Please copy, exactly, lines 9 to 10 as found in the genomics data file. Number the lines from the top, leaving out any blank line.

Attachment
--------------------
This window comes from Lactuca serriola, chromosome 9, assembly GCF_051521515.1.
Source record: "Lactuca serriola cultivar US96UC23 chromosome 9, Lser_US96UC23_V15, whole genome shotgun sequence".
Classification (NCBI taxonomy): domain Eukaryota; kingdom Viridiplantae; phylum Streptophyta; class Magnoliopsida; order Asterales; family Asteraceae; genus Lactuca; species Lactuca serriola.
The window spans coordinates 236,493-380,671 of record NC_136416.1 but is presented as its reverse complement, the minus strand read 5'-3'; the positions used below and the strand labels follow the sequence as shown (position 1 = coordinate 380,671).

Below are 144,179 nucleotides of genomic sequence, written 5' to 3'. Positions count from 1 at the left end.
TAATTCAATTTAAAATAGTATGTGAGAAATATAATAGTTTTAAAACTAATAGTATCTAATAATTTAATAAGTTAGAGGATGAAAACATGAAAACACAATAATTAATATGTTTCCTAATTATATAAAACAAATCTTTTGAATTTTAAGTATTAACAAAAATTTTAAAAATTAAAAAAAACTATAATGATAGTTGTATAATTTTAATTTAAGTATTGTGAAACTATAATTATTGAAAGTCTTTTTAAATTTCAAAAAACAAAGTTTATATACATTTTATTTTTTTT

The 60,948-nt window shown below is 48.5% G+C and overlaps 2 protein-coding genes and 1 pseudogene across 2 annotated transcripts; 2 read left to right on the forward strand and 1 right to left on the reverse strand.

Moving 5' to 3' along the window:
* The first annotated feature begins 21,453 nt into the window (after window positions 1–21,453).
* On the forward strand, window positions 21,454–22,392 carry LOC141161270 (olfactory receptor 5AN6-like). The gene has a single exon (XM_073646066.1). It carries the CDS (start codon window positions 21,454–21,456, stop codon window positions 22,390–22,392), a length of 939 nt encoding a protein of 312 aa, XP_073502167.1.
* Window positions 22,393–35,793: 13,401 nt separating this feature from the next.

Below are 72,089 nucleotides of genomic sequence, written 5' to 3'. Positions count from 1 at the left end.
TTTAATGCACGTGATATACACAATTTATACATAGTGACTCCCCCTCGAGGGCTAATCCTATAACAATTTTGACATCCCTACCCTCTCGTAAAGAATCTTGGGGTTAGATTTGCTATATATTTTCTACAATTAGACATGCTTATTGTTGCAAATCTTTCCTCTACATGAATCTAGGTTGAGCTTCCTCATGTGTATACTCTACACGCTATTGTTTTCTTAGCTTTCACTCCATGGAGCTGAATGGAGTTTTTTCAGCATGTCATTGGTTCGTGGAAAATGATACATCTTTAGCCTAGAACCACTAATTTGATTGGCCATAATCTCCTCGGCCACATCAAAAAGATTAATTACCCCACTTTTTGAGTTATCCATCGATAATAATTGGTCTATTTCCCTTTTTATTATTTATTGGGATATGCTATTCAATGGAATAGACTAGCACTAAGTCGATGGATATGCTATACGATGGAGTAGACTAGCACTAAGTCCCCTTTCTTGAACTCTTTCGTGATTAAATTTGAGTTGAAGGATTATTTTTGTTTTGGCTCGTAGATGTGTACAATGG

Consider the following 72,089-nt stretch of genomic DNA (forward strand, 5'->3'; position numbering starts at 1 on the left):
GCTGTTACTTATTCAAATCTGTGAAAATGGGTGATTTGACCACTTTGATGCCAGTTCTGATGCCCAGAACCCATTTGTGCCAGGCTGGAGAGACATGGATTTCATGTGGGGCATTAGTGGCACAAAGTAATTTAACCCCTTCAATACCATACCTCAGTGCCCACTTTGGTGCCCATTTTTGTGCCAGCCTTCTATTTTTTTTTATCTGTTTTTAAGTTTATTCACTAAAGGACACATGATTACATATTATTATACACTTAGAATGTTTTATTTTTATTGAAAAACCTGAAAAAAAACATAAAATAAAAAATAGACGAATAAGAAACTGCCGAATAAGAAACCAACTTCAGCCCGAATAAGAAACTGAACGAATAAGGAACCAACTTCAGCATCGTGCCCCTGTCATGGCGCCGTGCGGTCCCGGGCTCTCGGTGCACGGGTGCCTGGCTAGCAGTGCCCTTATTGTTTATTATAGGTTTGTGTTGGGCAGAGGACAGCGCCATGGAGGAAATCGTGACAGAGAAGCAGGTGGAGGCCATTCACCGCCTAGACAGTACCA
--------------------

* The first annotated feature begins 21,453 nt into the window (after window positions 1–21,453).
* On the forward strand, window positions 21,454–22,392 carry LOC141161270 (olfactory receptor 5AN6-like). The gene has a single exon (XM_073646066.1). It carries the CDS (start codon window positions 21,454–21,456, stop codon window positions 22,390–22,392), a length of 939 nt encoding a protein of 312 aa, XP_073502167.1.